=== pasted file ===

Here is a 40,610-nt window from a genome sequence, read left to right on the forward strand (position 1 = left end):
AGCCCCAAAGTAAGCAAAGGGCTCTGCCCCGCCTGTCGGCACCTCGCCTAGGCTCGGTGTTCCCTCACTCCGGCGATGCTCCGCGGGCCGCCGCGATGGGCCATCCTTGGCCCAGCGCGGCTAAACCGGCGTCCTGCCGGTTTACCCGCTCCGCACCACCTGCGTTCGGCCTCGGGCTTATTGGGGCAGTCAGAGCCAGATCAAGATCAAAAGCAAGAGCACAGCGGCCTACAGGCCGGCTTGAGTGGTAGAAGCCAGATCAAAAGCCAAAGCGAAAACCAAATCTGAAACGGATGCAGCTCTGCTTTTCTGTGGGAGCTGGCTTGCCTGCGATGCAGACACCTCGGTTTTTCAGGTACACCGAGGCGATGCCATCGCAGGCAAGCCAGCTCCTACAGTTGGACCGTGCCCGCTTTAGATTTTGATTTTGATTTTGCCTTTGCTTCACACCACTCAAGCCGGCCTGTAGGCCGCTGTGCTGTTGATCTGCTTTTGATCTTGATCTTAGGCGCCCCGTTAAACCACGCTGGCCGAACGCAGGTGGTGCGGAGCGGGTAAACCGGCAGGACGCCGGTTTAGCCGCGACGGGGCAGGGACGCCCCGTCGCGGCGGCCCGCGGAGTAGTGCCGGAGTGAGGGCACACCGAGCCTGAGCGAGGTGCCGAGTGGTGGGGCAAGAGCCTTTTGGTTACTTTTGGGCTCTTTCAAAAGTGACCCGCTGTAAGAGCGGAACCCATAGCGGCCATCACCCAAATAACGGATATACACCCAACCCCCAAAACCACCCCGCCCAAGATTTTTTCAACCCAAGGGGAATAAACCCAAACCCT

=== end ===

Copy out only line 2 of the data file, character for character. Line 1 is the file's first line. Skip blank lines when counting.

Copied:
AGCCCCAAAGTAAGCAAAGGGCTCTGCCCCGCCTGTCGGCACCTCGCCTAGGCTCGGTGTTCCCTCACTCCGGCGATGCTCCGCGGGCCGCCGCGATGGGCCATCCTTGGCCCAGCGCGGCTAAACCGGCGTCCTGCCGGTTTACCCGCTCCGCACCACCTGCGTTCGGCCTCGGGCTTATTGGGGCAGTCAGAGCCAGATCAAGATCAAAAGCAAGAGCACAGCGGCCTACAGGCCGGCTTGAGTGGTAGAAGCCAGATCAAAAGCCAAAGCGAAAACCAAATCTGAAACGGATGCAGCTCTGCTTTTCTGTGGGAGCTGGCTTGCCTGCGATGCAGACACCTCGGTTTTTCAGGTACACCGAGGCGATGCCATCGCAGGCAAGCCAGCTCCTACAGTTGGACCGTGCCCGCTTTAGATTTTGATTTTGATTTTGCCTTTGCTTCACACCACTCAAGCCGGCCTGTAGGCCGCTGTGCTGTTGATCTGCTTTTGATCTTGATCTTAGGCGCCCCGTTAAACCACGCTGGCCGAACGCAGGTGGTGCGGAGCGGGTAAACCGGCAGGACGCCGGTTTAGCCGCGACGGGGCAGGGACGCCCCGTCGCGGCGGCCCGCGGAGTAGTGCCGGAGTGAGGGCACACCGAGCCTGAGCGAGGTGCCGAGTGGTGGGGCAAGAGCCTTTTGGTTACTTTTGGGCTCTTTCAAAAGTGACCCGCTGTAAGAGCGGAACCCATAGCGGCCATCACCCAAATAACGGATATACACCCAACCCCCAAAACCACCCCGCCCAAGATTTTTTCAACCCAAGGGGAATAAACCCAAACCCT